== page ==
Yes, we are in a sellers’ market, and we have been in one for quite some time-about two years if you want to put a number on it. But to simply say that those on the sell-side of any given transaction are in a more advantageous position than they had once been would be an oversimplification. There are degrees of just how good things are for those on the sell side-degrees that can be measured, in part, by the power and influence that investment bankers yield over today’s private equity processes.
The manner in which the market has evolved over the past 24 months clearly indicates that today’s sell-side financial advisors have worked up significantly more muscle than they had when the market first took off. One blaring observation that supports this is the fact that a vast majority of general partners today accept the auction process as a natural part of the private equity landscape. Within that, investment bankers have the power to filter which firms are made aware of particular deals, and, to a degree, are able to set tighter deadlines for said bidders to conduct their due diligence.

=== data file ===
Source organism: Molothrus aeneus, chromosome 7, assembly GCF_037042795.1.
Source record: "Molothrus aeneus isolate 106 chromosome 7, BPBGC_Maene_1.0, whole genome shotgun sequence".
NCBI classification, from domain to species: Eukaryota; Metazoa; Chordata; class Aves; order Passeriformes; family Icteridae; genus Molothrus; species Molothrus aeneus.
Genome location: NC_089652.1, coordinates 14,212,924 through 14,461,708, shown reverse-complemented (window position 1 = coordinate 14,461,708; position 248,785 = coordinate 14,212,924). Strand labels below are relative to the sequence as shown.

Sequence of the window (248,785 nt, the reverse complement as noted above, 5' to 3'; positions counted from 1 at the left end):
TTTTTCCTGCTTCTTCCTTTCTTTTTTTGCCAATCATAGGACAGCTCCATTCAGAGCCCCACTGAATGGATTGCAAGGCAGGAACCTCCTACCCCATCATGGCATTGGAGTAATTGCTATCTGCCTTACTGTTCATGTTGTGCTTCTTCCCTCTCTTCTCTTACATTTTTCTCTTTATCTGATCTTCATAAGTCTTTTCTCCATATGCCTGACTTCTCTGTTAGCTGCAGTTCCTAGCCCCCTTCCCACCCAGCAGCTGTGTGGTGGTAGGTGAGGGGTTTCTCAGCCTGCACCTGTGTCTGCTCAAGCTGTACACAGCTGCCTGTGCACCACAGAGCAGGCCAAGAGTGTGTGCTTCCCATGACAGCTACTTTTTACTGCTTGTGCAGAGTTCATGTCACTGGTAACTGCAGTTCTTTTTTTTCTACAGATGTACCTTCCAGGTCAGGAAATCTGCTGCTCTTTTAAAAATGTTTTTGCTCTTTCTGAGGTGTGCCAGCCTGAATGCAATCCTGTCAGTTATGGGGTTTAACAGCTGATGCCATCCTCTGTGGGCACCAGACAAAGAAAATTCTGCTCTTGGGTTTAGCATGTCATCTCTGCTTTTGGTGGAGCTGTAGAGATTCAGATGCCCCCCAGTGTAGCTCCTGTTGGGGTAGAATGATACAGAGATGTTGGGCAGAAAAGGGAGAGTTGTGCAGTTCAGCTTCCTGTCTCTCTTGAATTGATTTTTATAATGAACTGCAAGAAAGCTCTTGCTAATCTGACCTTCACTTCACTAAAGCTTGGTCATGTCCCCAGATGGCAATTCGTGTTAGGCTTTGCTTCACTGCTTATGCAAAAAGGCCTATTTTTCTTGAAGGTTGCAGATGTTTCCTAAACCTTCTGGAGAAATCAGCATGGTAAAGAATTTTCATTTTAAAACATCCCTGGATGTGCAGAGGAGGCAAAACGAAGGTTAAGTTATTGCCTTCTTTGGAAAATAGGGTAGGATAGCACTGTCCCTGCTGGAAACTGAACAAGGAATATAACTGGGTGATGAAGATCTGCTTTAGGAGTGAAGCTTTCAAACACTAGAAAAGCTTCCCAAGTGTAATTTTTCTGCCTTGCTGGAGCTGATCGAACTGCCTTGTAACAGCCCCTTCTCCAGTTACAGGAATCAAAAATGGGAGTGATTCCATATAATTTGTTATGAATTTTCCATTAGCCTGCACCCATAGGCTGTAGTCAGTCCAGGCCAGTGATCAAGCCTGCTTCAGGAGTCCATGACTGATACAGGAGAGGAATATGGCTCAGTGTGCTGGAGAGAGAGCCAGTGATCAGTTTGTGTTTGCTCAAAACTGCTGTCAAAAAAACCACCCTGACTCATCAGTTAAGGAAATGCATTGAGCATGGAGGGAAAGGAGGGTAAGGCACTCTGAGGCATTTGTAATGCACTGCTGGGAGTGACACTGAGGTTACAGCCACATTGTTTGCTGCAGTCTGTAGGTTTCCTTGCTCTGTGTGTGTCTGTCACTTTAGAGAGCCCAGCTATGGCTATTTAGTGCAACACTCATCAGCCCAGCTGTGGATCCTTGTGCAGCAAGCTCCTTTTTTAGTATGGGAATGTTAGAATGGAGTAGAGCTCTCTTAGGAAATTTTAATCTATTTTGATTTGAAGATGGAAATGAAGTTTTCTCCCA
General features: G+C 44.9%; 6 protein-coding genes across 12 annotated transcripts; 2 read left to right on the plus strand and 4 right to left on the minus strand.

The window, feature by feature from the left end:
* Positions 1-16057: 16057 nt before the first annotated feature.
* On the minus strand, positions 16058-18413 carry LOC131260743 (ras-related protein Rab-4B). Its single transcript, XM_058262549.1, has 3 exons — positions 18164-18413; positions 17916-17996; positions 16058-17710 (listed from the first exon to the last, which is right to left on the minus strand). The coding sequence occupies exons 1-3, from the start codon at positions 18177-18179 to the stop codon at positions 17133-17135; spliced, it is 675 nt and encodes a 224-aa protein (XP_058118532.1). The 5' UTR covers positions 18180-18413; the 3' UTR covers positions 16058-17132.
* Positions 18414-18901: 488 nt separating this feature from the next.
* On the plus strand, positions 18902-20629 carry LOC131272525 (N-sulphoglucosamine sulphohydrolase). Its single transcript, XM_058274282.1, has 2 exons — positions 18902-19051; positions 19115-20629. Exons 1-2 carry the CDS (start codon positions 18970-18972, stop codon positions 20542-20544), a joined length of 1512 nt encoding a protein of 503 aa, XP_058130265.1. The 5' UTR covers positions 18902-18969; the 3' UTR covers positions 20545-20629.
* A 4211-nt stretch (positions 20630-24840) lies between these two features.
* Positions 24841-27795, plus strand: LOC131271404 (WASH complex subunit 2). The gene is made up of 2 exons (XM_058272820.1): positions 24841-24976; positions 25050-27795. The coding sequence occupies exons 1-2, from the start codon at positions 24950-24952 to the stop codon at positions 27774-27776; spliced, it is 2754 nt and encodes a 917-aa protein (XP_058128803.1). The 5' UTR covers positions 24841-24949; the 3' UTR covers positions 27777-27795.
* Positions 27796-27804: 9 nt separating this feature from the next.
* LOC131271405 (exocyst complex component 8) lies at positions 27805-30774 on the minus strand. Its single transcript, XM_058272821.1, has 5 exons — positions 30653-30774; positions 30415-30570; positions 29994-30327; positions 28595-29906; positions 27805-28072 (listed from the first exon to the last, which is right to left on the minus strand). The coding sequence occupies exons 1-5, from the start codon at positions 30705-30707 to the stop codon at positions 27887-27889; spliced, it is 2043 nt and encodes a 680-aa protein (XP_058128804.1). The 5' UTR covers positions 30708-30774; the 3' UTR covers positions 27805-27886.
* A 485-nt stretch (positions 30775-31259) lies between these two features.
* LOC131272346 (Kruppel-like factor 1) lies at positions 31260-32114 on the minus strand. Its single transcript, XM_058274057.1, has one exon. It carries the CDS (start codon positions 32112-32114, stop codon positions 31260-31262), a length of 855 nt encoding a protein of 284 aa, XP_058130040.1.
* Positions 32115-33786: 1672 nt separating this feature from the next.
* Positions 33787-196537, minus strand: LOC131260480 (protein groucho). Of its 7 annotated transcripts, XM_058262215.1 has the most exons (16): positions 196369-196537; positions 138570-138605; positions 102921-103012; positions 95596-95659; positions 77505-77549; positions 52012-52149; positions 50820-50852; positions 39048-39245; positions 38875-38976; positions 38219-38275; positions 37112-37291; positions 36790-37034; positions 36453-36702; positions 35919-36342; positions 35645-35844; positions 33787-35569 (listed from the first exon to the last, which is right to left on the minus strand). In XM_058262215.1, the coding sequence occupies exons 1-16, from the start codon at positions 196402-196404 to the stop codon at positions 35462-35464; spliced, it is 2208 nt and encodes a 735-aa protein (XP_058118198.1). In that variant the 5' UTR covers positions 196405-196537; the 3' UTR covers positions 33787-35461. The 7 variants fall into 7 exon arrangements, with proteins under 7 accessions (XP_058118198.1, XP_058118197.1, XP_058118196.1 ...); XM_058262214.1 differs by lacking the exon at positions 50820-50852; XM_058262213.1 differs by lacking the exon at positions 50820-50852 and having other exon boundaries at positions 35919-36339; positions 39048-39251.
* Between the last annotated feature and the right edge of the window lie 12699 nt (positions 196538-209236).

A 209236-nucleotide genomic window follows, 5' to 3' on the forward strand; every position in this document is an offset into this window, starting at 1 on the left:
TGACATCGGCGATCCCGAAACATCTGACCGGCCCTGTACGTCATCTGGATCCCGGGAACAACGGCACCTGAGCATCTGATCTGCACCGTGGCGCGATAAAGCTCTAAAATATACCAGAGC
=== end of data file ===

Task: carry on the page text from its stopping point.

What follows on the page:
But perhaps one of the biggest signs of the sell-side’s growing influence is the increased use of stapled financing in today’s auctions. Stapled financing is when a sell-side investment bank-while putting together its book and conducting due diligence-seeks out a lender, secures a pre-arranged debt package for the company and, in affect, “staples” the lender’s commitment letter to the memorandum, thus making the same financing setup, and the same debt multiple, available to all competing bidders. In cases when larger, universal investment banks are putting together a staple, many choose to tap their own financing arm to provide the debt.